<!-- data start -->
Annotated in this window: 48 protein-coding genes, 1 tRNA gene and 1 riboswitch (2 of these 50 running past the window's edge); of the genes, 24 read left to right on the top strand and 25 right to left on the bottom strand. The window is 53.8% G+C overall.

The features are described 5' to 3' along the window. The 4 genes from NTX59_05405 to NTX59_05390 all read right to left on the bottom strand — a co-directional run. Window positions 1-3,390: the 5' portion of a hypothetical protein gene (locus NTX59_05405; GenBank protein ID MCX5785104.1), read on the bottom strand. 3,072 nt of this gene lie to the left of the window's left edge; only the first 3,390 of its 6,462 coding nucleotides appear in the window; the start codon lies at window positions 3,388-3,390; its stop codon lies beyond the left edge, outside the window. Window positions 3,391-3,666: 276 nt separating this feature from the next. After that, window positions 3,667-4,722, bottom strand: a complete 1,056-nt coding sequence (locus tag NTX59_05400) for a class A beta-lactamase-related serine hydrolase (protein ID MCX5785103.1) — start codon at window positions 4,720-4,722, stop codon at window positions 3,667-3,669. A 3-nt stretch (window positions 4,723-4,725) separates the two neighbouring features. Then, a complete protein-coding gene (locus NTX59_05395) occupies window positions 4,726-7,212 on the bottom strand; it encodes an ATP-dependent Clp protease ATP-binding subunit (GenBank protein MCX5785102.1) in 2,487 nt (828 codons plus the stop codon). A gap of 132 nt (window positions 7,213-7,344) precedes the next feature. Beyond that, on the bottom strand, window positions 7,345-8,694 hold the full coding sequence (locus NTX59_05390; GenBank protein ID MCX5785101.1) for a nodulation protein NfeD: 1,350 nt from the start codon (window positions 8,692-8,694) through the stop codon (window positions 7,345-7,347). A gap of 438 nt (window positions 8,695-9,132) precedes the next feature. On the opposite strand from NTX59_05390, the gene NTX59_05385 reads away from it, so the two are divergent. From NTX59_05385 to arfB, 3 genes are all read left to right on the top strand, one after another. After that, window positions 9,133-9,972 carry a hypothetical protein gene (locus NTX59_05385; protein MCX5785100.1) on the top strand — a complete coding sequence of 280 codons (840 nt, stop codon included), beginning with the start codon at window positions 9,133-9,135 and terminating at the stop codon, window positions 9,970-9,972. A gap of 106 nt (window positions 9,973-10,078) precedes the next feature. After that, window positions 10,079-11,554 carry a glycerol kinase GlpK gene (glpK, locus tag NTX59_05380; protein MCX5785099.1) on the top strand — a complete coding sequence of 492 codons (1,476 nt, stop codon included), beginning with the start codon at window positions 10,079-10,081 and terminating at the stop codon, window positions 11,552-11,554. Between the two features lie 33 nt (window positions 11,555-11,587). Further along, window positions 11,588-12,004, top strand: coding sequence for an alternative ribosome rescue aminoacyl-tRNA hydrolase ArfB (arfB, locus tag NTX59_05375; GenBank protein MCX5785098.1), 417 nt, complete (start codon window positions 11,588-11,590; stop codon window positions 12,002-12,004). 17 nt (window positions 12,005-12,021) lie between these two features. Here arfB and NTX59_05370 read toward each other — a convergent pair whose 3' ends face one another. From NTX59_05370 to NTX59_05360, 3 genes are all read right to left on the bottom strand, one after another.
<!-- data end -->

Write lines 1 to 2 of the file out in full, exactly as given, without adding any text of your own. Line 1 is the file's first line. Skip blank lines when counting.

Annotated in this window: 48 protein-coding genes, 1 tRNA gene and 1 riboswitch (2 of these 50 running past the window's edge); of the genes, 24 read left to right on the top strand and 25 right to left on the bottom strand. The window is 53.8% G+C overall.

The features are described 5' to 3' along the window. The 4 genes from NTX59_05405 to NTX59_05390 all read right to left on the bottom strand — a co-directional run. Window positions 1-3,390: the 5' portion of a hypothetical protein gene (locus NTX59_05405; GenBank protein ID MCX5785104.1), read on the bottom strand. 3,072 nt of this gene lie to the left of the window's left edge; only the first 3,390 of its 6,462 coding nucleotides appear in the window; the start codon lies at window positions 3,388-3,390; its stop codon lies beyond the left edge, outside the window. Window positions 3,391-3,666: 276 nt separating this feature from the next. After that, window positions 3,667-4,722, bottom strand: a complete 1,056-nt coding sequence (locus tag NTX59_05400) for a class A beta-lactamase-related serine hydrolase (protein ID MCX5785103.1) — start codon at window positions 4,720-4,722, stop codon at window positions 3,667-3,669. A 3-nt stretch (window positions 4,723-4,725) separates the two neighbouring features. Then, a complete protein-coding gene (locus NTX59_05395) occupies window positions 4,726-7,212 on the bottom strand; it encodes an ATP-dependent Clp protease ATP-binding subunit (GenBank protein MCX5785102.1) in 2,487 nt (828 codons plus the stop codon). A gap of 132 nt (window positions 7,213-7,344) precedes the next feature. Beyond that, on the bottom strand, window positions 7,345-8,694 hold the full coding sequence (locus NTX59_05390; GenBank protein ID MCX5785101.1) for a nodulation protein NfeD: 1,350 nt from the start codon (window positions 8,692-8,694) through the stop codon (window positions 7,345-7,347). A gap of 438 nt (window positions 8,695-9,132) precedes the next feature. On the opposite strand from NTX59_05390, the gene NTX59_05385 reads away from it, so the two are divergent. From NTX59_05385 to arfB, 3 genes are all read left to right on the top strand, one after another. After that, window positions 9,133-9,972 carry a hypothetical protein gene (locus NTX59_05385; protein MCX5785100.1) on the top strand — a complete coding sequence of 280 codons (840 nt, stop codon included), beginning with the start codon at window positions 9,133-9,135 and terminating at the stop codon, window positions 9,970-9,972. A gap of 106 nt (window positions 9,973-10,078) precedes the next feature. After that, window positions 10,079-11,554 carry a glycerol kinase GlpK gene (glpK, locus tag NTX59_05380; protein MCX5785099.1) on the top strand — a complete coding sequence of 492 codons (1,476 nt, stop codon included), beginning with the start codon at window positions 10,079-10,081 and terminating at the stop codon, window positions 11,552-11,554. Between the two features lie 33 nt (window positions 11,555-11,587). Further along, window positions 11,588-12,004, top strand: coding sequence for an alternative ribosome rescue aminoacyl-tRNA hydrolase ArfB (arfB, locus tag NTX59_05375; GenBank protein MCX5785098.1), 417 nt, complete (start codon window positions 11,588-11,590; stop codon window positions 12,002-12,004). 17 nt (window positions 12,005-12,021) lie between these two features. Here arfB and NTX59_05370 read toward each other — a convergent pair whose 3' ends face one another. From NTX59_05370 to NTX59_05360, 3 genes are all read right to left on the bottom strand, one after another.